Gerald Gabrielse

Northwestern University


Election Year: 2007
Primary Section: 13, Physics
Secondary Section: 33, Applied Physical Sciences
Membership Type: Member

Research Interests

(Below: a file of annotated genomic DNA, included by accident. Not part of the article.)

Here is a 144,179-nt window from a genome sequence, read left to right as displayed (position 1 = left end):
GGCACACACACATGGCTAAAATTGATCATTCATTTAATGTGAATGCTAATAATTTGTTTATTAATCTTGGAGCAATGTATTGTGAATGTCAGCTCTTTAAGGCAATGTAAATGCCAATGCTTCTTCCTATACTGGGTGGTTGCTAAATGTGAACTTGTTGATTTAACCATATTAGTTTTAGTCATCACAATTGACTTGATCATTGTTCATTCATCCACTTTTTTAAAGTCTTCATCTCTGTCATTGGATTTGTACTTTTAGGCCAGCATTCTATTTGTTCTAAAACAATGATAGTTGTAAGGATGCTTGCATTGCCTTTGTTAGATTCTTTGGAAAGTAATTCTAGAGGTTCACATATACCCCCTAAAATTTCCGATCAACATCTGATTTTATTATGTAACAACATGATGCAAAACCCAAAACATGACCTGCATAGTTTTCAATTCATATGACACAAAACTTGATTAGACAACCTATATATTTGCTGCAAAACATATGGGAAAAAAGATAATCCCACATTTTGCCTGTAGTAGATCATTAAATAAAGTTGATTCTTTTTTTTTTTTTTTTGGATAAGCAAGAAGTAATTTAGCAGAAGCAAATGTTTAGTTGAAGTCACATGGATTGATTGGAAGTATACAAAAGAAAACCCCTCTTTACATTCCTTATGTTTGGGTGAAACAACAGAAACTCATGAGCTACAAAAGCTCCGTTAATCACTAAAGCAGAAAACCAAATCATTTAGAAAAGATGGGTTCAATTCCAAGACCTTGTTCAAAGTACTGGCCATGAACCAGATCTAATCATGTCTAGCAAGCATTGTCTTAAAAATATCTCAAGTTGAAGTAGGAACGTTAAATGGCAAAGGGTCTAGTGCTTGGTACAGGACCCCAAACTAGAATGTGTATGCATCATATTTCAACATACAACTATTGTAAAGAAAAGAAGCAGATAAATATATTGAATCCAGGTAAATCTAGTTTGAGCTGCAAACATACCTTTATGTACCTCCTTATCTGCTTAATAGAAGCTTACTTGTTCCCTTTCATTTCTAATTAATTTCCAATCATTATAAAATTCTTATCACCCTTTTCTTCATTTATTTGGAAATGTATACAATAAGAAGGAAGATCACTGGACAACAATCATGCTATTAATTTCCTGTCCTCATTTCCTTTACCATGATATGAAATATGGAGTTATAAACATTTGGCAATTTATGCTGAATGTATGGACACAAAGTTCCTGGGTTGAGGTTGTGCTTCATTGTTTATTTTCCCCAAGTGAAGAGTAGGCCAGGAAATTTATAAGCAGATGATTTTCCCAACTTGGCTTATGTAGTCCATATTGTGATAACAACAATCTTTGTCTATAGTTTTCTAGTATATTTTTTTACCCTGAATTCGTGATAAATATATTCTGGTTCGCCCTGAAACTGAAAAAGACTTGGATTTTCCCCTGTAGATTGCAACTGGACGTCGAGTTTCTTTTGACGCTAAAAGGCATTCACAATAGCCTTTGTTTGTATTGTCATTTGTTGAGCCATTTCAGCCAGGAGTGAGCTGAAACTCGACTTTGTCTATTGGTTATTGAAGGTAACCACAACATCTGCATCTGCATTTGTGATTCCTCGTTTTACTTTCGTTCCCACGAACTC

The central thrust of my physics research is to test the most fundamental symmetries of nature using low energy methods. A single electron, suspended in our apparatus for months at a time and cooled to 100 mK, is used to measure the electron magnetic moment to 3 parts in 10^{13} -- an accuracy 15 times higher than realized in earlier experiments. This measurement and QED theory determines the fine structure constant to 4 parts in 10^{10} -- about 20 times more accurately than any rival method. A single suspended antiproton was used to show that the proton and its antimatter counterpart have the same charge-to-mass ratio (but with opposite sign) to about 1 part in 10^{10}. Our antimatter studies developed the methods to produce and study antihydrogen atoms. We hope to eventually compare to hydrogen atoms using extremely precise laser spectroscopy.

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